Your body is essentially a big bag of salt water that requires constant balance to keep you alive. Too much or too little sodium in your diet can adversely affect your health. If you eat too much, which most Americans do, it can lead to things like heart disease, stroke, and arteriosclerosis which is a big word for hardening of the arteries. The thing is, your body needs sodium to function. Sodium is integral to the well-being of your circulatory system and maintains the plasma in the extracellular fluid to allow for sufficient tissue perfusion. It essentially allows nutrients and other materials to move into your cells from the blood vessels and allows the cells’ waste products to pass into the bloodstream, where the liver and kidneys filter it.

Sodium and chloride ions are also involved with the functioning of neurons within our nervous system. They facilitate passing messages from one neuron to another, enabling us to walk, breathe, think and talk. Chloride ions are also involved in the body’s digestive processes by forming hydrochloric acid.

The recommended daily intake of sodium by the American Heart Association is 1500 mg of sodium, while the minimum necessary to maintain life is around 500mg. The average American consumes over 3000 mg, which is at least twice the recommended daily allowance.

If a true sodium deficiency occurs, it causes very specific symptoms of hyponatremia. You’ll likely experience the following symptoms if you have too little sodium in your body.

5 Signs You Aren’t Getting Enough Sodium


Nausea and Vomiting

This is your body’s way of getting rid of some excess water causing an imbalance in your sodium levels.


Your nervous system needs sodium to function, and when levels drop, it will cause headaches.


Your brain needs salt to send messages through its neurons. Without the salt, your brain won’t function correctly and could confuse you.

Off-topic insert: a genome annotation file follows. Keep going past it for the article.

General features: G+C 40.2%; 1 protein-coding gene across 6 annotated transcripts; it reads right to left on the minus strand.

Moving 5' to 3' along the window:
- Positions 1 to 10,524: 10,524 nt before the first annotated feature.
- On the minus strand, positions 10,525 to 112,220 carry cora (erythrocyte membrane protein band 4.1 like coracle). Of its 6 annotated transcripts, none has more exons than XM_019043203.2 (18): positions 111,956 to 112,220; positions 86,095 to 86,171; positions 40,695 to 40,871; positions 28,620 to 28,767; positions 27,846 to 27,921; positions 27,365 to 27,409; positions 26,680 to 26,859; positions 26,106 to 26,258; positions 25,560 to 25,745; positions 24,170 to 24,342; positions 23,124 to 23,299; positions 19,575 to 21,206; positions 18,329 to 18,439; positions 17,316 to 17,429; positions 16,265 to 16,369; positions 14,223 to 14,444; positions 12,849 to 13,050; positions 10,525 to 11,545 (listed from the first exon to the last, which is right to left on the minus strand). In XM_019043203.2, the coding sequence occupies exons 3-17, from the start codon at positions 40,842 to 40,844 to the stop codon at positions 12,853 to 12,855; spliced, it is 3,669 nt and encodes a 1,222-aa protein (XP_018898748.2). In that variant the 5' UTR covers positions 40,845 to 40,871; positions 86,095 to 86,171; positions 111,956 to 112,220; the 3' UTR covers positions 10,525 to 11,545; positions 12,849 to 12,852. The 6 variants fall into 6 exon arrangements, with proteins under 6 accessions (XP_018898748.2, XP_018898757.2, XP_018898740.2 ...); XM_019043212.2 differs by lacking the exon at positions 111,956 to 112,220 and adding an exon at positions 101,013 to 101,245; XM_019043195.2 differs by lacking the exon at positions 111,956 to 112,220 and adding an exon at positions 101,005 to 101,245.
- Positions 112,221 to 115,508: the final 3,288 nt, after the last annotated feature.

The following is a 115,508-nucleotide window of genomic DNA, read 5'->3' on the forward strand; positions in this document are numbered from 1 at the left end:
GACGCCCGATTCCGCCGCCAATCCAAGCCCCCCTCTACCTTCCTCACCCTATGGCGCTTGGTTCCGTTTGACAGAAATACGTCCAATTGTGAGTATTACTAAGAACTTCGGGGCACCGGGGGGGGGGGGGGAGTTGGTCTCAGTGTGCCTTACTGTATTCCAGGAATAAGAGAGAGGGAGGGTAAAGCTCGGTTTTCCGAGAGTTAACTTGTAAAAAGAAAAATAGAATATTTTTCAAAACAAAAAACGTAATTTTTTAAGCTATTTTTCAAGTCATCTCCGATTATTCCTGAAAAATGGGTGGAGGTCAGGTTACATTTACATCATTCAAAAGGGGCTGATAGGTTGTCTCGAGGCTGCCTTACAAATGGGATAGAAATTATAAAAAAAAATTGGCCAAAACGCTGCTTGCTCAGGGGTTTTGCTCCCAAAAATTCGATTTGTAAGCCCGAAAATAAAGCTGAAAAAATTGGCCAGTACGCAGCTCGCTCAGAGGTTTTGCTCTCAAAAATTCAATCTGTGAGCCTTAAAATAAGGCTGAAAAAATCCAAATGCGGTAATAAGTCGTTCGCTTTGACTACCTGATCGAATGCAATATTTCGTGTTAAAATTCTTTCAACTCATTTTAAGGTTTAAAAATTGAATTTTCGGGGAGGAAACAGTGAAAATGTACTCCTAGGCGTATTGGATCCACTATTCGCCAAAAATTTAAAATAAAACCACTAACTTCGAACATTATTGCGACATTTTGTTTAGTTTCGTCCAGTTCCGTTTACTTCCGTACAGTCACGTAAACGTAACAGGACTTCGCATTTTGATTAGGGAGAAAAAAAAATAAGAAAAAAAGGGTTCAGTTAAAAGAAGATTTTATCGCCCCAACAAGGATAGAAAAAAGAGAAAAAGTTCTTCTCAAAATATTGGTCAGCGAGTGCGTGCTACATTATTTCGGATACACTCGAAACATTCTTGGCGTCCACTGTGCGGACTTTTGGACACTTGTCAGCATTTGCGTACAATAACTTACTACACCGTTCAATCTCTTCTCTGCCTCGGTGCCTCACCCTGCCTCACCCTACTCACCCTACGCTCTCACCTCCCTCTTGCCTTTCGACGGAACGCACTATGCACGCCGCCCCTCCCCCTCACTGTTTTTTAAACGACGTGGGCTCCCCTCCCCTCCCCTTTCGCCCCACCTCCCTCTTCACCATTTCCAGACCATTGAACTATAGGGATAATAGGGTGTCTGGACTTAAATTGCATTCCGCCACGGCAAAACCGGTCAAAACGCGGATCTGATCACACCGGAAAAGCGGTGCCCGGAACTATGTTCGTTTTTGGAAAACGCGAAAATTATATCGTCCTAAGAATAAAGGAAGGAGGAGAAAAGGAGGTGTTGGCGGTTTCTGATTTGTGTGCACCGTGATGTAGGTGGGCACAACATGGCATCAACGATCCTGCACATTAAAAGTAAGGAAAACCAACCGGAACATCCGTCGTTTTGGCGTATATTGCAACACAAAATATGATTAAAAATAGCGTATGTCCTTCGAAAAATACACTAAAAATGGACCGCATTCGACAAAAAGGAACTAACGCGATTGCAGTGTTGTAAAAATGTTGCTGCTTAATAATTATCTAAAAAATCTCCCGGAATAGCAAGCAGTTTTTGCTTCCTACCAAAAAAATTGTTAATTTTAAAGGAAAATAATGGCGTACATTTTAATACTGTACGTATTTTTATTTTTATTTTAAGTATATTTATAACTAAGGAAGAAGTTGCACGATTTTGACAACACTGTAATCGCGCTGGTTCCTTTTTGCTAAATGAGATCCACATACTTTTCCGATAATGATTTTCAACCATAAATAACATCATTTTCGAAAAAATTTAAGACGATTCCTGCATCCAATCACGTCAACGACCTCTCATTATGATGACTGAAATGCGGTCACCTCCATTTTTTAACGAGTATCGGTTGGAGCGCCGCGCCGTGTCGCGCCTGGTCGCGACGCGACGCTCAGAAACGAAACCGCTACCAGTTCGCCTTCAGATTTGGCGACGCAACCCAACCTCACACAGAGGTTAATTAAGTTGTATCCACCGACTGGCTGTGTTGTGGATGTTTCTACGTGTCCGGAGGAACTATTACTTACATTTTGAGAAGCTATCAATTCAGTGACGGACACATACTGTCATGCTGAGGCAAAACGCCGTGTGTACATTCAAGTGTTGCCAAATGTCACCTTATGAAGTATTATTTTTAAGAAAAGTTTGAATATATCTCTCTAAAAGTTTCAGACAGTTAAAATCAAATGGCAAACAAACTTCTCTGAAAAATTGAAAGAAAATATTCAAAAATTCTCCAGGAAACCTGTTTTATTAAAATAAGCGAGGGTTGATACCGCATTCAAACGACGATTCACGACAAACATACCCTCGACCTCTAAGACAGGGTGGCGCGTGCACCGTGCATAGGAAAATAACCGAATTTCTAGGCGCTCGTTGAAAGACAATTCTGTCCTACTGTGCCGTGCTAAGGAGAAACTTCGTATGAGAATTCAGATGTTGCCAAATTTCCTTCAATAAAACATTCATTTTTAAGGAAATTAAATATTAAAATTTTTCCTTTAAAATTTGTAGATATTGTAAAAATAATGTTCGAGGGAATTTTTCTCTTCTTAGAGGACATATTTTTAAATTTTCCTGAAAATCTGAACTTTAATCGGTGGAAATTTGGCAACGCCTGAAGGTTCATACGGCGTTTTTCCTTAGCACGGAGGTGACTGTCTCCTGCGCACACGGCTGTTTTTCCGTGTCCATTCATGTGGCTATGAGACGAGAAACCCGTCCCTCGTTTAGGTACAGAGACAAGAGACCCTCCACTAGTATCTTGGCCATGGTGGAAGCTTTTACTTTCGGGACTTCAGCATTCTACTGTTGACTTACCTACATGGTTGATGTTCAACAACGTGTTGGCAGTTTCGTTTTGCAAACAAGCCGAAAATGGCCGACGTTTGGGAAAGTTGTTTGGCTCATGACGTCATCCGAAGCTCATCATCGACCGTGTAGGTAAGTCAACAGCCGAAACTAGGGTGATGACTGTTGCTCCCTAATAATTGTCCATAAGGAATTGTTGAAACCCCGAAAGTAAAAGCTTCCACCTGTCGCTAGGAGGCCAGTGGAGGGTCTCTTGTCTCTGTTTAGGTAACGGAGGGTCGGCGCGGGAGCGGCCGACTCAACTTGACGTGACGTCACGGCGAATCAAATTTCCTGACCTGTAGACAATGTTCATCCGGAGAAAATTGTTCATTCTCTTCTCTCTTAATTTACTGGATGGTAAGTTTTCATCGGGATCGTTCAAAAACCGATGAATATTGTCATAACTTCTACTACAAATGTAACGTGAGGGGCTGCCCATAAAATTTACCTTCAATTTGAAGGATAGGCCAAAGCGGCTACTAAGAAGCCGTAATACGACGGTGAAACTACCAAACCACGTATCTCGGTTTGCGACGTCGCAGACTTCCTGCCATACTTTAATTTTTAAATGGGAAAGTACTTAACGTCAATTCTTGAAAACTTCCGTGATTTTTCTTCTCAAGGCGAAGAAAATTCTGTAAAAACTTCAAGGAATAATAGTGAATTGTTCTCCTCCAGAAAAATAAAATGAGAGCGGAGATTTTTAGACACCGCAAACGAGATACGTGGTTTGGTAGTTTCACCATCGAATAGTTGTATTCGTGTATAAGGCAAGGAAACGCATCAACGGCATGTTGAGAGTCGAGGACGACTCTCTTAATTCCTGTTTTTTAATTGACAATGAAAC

If your blood sodium levels are off, then your blood’s ability to deliver nutrients and take away waste from your muscles is hampered. This could cause fatigue, as your muscles aren’t getting the energy they need to function.

Muscle weakness, spasms or cramps

If your muscles are not able to get rid of waste products, like lactic acid because of your low blood sodium levels, then those waste products stay in the muscles causing cramps, spasms and weakness.

Hyponatremia can be caused by drinking too much water, especially during endurance sports, which lower the overall level of sodium within the body. While engaging in endurance sports, you are also losing some salt through sweating, which further decreases the body’s sodium level. Dehydration can also cause low sodium levels, as you lose salt through sweat and urine without replacing it. So sip a sports drink with electrolytes or fruit and vegetable juices with salt content.

What Causes Low Sodium Levels?

Low sodium levels can happen from consuming diuretics, antidepressants, and pain medication, which could cause you to sweat or urinate more than normal. Heart, kidney and liver problems can cause you to retain fluid, thereby affecting the salt to fluid balance within the body. Hormonal changes through diseases like Addison’s, which affect the adrenal glands and help regulate the levels of sodium, potassium and water, can lead to low levels. Low thyroid levels can also cause low blood-sodium levels.

Ecstasy can cause fatal cases of hyponatremia when combined with drinking and dancing, which all affect blood sodium levels.

Acute Hyponatremia, where the blood sodium levels drop dramatically in a very short amount of time, can lead to brain swelling, coma and death.

salty foods
Eating salty foods may increase brain health, say researchers.

The best way to avoid this is to monitor how much salt you take in and how much water you drink daily. But that’s especially essential when engaging in endurance sports. If your urine is clear, you are drinking too much water and if you are engaging in strenuous endurance sports, drink a sports drink with electrolytes and your water to help replace any lost salt.